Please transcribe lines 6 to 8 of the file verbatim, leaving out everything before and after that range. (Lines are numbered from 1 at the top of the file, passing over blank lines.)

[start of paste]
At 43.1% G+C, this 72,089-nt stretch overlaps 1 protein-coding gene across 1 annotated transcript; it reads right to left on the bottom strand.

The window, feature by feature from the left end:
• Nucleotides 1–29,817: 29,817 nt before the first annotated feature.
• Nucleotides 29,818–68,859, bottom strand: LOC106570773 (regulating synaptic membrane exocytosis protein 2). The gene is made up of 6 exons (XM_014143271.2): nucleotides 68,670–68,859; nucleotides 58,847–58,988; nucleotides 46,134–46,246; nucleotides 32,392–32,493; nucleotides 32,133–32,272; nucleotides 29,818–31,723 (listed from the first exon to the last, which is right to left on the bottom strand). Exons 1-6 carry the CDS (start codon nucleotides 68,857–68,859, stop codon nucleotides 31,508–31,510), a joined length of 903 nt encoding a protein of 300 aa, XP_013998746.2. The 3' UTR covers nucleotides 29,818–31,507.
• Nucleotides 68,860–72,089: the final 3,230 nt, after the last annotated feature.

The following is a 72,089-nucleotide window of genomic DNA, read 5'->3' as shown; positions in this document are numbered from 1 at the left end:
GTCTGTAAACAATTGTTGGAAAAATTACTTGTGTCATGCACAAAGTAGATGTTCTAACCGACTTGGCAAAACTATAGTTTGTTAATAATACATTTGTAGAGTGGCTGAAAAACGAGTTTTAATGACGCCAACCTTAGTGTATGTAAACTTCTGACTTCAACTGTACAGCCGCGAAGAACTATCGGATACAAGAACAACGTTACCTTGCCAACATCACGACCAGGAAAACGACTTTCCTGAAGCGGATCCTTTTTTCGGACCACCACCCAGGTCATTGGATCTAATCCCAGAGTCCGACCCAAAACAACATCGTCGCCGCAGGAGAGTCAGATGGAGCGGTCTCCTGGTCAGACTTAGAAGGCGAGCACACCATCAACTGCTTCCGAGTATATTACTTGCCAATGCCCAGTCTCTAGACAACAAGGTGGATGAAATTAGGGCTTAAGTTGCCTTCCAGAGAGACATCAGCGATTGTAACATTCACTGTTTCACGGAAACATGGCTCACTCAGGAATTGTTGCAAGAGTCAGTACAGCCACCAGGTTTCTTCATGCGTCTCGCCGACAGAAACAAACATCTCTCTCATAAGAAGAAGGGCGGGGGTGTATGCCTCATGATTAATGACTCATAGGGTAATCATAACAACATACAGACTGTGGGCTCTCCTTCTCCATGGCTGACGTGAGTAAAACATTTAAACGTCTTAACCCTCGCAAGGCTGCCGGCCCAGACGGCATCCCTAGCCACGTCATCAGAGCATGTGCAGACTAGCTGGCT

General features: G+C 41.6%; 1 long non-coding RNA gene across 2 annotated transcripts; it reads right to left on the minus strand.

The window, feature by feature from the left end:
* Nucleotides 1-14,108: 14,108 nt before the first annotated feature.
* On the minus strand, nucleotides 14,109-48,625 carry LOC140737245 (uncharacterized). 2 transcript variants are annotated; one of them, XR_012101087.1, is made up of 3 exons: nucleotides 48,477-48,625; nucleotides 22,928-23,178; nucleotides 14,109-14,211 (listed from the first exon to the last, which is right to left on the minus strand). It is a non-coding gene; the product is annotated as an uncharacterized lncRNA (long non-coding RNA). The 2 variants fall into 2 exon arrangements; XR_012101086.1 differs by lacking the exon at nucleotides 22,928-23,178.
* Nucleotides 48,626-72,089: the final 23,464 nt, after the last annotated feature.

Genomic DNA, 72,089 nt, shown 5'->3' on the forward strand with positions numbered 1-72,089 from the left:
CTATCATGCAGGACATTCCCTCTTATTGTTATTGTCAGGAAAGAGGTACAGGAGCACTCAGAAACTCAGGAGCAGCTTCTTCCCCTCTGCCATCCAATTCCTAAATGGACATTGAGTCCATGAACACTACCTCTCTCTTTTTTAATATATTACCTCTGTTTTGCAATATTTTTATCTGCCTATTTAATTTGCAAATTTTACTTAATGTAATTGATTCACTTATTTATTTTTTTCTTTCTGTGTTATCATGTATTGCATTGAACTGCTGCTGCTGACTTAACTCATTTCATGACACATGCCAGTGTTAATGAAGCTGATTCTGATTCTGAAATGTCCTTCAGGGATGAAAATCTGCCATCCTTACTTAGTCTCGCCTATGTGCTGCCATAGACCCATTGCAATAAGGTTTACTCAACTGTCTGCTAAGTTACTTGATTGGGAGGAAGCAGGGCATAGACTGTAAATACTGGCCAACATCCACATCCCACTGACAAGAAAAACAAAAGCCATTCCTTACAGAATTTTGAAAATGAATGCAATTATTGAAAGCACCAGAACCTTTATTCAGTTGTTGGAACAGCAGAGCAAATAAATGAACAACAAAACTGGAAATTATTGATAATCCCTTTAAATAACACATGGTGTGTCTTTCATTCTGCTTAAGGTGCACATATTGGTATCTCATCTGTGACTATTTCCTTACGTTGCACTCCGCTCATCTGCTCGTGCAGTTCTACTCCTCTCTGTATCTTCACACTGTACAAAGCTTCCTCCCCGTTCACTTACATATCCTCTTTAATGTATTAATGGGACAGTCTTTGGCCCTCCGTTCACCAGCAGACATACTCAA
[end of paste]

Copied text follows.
The following is a 72,089-nucleotide window of genomic DNA, read 5'->3' as shown; positions in this document are numbered from 1 at the left end:
GTCTGTAAACAATTGTTGGAAAAATTACTTGTGTCATGCACAAAGTAGATGTTCTAACCGACTTGGCAAAACTATAGTTTGTTAATAATACATTTGTAGAGTGGCTGAAAAACGAGTTTTAATGACGCCAACCTTAGTGTATGTAAACTTCTGACTTCAACTGTACAGCCGCGAAGAACTATCGGATACAAGAACAACGTTACCTTGCCAACATCACGACCAGGAAAACGACTTTCCTGAAGCGGATCCTTTTTTCGGACCACCACCCAGGTCATTGGATCTAATCCCAGAGTCCGACCCAAAACAACATCGTCGCCGCAGGAGAGTCAGATGGAGCGGTCTCCTGGTCAGACTTAGAAGGCGAGCACACCATCAACTGCTTCCGAGTATATTACTTGCCAATGCCCAGTCTCTAGACAACAAGGTGGATGAAATTAGGGCTTAAGTTGCCTTCCAGAGAGACATCAGCGATTGTAACATTCACTGTTTCACGGAAACATGGCTCACTCAGGAATTGTTGCAAGAGTCAGTACAGCCACCAGGTTTCTTCATGCGTCTCGCCGACAGAAACAAACATCTCTCTCATAAGAAGAAGGGCGGGGGTGTATGCCTCATGATTAATGACTCATAGGGTAATCATAACAACATACAGACTGTGGGCTCTCCTTCTCCATGGCTGACGTGAGTAAAACATTTAAACGTCTTAACCCTCGCAAGGCTGCCGGCCCAGACGGCATCCCTAGCCACGTCATCAGAGCATGTGCAGACTAGCTGGCT

General features: G+C 41.6%; 1 long non-coding RNA gene across 2 annotated transcripts; it reads right to left on the minus strand.